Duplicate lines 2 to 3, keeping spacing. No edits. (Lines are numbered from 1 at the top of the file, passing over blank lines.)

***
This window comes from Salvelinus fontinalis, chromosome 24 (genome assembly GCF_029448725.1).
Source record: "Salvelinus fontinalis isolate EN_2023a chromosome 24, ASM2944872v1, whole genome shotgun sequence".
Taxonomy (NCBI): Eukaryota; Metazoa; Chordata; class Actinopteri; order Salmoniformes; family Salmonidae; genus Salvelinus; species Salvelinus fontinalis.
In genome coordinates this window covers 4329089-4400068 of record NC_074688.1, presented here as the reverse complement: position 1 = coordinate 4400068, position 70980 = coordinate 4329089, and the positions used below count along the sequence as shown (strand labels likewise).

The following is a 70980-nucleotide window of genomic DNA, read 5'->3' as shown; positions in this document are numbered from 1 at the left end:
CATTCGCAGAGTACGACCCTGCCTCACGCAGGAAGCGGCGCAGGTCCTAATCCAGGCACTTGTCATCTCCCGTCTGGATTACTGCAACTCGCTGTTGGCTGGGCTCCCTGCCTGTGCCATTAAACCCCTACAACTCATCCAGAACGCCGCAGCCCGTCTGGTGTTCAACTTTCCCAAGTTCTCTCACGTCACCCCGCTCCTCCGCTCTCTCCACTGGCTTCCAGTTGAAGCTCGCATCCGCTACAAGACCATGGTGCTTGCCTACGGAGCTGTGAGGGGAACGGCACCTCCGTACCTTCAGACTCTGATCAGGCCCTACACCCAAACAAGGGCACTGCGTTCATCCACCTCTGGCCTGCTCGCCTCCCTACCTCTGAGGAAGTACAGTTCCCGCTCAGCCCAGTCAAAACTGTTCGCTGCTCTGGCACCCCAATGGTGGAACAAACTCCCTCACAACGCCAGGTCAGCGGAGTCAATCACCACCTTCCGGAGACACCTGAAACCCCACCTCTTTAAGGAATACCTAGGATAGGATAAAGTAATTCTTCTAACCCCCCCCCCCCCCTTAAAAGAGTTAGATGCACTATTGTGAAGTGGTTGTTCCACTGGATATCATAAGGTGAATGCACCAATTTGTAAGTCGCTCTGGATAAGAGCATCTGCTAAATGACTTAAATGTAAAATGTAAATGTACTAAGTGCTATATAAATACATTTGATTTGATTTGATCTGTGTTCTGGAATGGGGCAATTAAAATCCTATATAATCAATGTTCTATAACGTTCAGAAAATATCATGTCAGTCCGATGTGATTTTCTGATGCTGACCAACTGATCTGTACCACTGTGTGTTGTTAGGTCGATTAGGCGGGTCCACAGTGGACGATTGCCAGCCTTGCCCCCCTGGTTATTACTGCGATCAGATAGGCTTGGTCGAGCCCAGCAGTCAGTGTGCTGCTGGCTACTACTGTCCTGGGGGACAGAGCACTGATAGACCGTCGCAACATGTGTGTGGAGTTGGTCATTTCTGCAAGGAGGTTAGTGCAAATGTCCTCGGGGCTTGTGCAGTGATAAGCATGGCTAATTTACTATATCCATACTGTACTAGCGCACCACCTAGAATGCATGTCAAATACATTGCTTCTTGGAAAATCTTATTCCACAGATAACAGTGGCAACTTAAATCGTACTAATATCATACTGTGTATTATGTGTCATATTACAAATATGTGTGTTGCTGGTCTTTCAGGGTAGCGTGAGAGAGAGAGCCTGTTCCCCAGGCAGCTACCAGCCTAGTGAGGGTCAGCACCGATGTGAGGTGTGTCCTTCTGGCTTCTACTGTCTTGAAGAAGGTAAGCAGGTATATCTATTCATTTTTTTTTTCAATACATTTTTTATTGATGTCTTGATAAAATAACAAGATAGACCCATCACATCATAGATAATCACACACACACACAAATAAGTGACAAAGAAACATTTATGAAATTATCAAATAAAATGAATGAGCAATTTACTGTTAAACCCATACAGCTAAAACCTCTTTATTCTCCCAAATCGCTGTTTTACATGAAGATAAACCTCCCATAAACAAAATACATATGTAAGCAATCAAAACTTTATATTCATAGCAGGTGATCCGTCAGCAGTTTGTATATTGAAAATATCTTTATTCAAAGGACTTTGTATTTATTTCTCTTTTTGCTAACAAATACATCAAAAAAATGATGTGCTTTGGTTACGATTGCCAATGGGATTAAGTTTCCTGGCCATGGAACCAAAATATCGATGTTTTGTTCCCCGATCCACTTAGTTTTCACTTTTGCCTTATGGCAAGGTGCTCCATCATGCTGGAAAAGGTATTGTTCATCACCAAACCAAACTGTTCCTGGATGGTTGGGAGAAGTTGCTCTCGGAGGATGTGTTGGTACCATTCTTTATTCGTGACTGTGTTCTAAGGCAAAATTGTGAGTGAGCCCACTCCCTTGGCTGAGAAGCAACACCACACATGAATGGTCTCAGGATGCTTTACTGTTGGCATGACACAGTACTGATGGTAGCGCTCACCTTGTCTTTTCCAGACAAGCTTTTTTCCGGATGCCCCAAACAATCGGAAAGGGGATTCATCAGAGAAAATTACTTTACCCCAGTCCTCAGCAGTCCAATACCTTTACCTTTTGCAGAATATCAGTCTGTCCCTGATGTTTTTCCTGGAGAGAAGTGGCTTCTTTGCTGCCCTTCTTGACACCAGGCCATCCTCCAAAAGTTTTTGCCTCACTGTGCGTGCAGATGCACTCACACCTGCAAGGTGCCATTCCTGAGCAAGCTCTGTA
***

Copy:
Source record: "Salvelinus fontinalis isolate EN_2023a chromosome 24, ASM2944872v1, whole genome shotgun sequence".
Taxonomy (NCBI): Eukaryota; Metazoa; Chordata; class Actinopteri; order Salmoniformes; family Salmonidae; genus Salvelinus; species Salvelinus fontinalis.